Korea Hydro & Nuclear Power Co. (KHNP) made its debut foray into the international bond markets last night with a $200 million five-year Reg S issue. Deutsche Bank and JPMorgan acted as joint lead managers on the transaction, with Samsung Securities as co-manager.
With the A-/Baa2 rated group being positioned as the natural successor to Kepco, which has long provided corporate Korea's main pricing benchmark, all parties involved in the deal will be satisfied with pricing inside initial guidance and orders of $430 million.
The bonds priced at 99.679 on a nominal coupon of 4.25% to yield 4.332%. That equates to 139bp over five year treasuries and was inside the initial price talk of 140bp-145bp.
What will be of most interest to market observers however is that the deal priced tightly against Kepco's September 2007 bond and well inside Korea Western Power's (Kowepco) deal launched in December. As FinanceAsia went to press last night, Kepco was trading at 133bp over treasuries on the bid side, with Kowepco trading at 152bp.
KHNP has set its own benchmark now as it seeks to build a full yield curve. The ongoing privatization of the Korean electricity industry means that Kepco will soon become a transmission and distribution utility with small working capital requirements. Proceeds from the sale of its gencos will, therefore, be used to pay down debt as the company progressively moves into debt re-financing mode.
KHNP, on the other hand, has a heavy capex burden, with annual requirements of Won2 trillion ($1.68 billion) per annum. While most of this amount can be met from internal cash flow, some external funding will be needed as capex peaks over the coming five-year cycle and KHNP officials have said the company intends to build a full yield curve.
Unlike the other five gencos being spun out from Kepco, KHNP will never be privatized because of its strategic national importance. This means it has the same rating as Kepco, while the other five gencos are rated one notch lower by Standard & Poor's.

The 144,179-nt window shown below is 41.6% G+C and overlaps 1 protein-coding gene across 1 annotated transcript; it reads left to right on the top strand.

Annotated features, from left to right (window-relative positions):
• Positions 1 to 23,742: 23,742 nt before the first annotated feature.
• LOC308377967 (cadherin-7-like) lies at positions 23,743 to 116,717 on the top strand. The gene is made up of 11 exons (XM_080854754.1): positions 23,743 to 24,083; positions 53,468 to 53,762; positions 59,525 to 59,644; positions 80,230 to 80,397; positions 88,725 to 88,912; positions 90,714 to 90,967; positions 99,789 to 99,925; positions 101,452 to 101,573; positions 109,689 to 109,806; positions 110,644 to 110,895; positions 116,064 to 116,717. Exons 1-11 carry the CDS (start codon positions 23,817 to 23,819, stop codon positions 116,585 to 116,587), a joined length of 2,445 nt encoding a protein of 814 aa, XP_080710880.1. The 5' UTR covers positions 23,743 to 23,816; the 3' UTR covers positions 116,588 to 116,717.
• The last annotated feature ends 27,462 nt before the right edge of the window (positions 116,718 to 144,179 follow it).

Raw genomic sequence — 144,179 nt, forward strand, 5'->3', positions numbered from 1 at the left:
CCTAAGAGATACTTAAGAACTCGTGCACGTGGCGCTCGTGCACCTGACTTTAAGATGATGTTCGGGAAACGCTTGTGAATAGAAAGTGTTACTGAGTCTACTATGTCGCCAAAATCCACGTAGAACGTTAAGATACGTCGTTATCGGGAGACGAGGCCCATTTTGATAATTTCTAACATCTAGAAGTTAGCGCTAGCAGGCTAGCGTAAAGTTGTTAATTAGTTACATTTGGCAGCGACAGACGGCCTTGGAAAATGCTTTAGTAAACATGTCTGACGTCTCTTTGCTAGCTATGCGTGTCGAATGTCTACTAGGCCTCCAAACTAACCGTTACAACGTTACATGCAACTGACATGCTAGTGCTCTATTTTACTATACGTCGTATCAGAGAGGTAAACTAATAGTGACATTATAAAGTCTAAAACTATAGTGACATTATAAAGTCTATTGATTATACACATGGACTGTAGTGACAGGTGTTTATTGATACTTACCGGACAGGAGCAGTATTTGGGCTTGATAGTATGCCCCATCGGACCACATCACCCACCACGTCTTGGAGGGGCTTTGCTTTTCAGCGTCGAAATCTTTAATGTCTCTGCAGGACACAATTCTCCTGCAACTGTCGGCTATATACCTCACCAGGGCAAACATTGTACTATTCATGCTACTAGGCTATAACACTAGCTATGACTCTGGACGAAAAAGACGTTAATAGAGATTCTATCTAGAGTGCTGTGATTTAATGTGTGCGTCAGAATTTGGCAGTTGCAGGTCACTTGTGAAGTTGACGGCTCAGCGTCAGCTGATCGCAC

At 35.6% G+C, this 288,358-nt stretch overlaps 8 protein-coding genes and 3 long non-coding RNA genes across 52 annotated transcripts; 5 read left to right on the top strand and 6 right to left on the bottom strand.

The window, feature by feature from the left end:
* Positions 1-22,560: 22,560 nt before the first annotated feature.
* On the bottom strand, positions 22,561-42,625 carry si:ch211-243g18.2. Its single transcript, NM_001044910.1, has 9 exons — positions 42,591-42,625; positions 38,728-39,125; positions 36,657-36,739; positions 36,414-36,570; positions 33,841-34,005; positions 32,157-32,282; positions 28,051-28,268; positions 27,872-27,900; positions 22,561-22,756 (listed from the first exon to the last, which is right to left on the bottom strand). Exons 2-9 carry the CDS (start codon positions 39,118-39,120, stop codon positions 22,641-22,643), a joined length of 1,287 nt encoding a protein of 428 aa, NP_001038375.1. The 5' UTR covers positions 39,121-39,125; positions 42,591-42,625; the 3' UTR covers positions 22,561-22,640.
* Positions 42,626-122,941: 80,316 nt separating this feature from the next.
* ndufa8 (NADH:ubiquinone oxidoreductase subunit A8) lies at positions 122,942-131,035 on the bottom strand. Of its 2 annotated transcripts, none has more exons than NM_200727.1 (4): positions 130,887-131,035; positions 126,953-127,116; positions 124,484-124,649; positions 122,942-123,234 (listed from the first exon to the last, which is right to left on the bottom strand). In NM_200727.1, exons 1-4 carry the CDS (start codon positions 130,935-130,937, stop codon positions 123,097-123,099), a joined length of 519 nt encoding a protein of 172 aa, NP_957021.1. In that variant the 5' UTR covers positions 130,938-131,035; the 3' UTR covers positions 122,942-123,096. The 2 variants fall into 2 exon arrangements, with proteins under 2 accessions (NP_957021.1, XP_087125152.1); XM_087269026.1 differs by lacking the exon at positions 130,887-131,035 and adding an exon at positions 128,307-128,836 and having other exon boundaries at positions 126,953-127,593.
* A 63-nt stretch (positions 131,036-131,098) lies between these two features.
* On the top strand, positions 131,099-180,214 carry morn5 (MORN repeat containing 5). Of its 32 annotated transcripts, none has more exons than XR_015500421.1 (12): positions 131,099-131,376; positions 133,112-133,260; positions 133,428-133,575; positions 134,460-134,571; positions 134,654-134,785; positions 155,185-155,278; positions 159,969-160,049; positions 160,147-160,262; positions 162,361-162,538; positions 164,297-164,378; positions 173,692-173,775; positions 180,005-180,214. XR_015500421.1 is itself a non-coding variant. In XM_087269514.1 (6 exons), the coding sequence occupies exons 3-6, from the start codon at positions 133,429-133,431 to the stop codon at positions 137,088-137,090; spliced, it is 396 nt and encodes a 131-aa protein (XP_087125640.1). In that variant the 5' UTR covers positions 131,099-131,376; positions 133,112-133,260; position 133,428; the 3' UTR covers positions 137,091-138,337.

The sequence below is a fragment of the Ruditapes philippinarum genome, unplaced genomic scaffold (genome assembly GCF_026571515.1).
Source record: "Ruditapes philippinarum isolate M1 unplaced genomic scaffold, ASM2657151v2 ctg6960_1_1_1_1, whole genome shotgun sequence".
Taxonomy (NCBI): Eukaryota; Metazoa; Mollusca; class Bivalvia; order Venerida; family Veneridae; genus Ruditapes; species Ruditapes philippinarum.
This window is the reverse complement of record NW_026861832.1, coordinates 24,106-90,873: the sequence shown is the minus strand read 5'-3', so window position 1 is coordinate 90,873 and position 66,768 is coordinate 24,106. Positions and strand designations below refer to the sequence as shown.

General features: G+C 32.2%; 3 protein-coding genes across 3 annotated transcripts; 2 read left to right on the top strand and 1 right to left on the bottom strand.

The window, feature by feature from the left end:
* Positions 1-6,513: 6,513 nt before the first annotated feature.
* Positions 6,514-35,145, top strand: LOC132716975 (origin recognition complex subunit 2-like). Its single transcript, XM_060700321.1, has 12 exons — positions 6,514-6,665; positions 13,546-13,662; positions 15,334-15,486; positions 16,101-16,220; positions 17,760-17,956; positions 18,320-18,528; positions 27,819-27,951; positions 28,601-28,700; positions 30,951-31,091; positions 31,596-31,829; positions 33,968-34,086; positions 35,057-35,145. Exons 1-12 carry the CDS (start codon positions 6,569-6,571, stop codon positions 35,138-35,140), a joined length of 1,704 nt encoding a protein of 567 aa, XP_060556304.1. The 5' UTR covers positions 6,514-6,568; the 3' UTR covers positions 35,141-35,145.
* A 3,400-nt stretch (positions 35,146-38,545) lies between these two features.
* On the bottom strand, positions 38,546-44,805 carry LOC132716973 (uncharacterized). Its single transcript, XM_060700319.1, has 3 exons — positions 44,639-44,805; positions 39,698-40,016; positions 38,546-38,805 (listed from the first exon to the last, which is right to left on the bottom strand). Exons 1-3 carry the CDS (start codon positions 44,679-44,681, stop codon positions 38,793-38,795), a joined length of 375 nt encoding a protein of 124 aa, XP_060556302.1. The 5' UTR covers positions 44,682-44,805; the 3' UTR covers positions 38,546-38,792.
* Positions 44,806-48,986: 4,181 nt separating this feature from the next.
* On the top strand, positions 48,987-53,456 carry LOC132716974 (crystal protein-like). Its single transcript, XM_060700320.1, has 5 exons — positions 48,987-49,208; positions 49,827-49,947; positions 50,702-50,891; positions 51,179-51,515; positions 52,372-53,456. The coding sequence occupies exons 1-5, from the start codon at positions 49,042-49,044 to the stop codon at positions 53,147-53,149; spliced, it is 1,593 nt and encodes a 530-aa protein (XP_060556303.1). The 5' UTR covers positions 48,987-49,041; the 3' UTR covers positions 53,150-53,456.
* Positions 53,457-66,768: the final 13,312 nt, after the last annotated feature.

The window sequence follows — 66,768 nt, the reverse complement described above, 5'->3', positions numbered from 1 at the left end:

A syndicate official at one of the leads said that the continuing state-ownership of KHNP was a key factor in attracting investors. "This result reflects firstly on the job done by the issuer at the roadshows, but also the significant position KHNP holds in the wider Korean power sector," the official says. "The government ownership and unlikelihood of KHNP being privatized really contributed heavily to investor interest."
Although the deal was oversubscribed the issuer decided against upsizing the transaction. The transaction placed with between 35-40 investors, with 20% going to European buyers and the remainder selling into Asian accounts. Of this Korean investors bought 32%, 10% went to Japan with the remainder split between Hong Kong and Singapore.
Around 60% of the investors were banks, 18% insurance companies, 17% asset managers with private banks and retail investors accounting for the remaining 5%.
The world's sixth largest nuclear power generator, KHNP has also been shown to be one of the safest, with an unplanned shutdown rate of only 0.5 cases in 2001 compared to 1.4 in the US and 3.1 in France. The agencies have also said that the company has a strong financial profile. With debt totaling $7.098 billion as of April 2001, the company had a debt to capitalization ratio of 36%. Over the April to December period, it also registered net income of $217 million.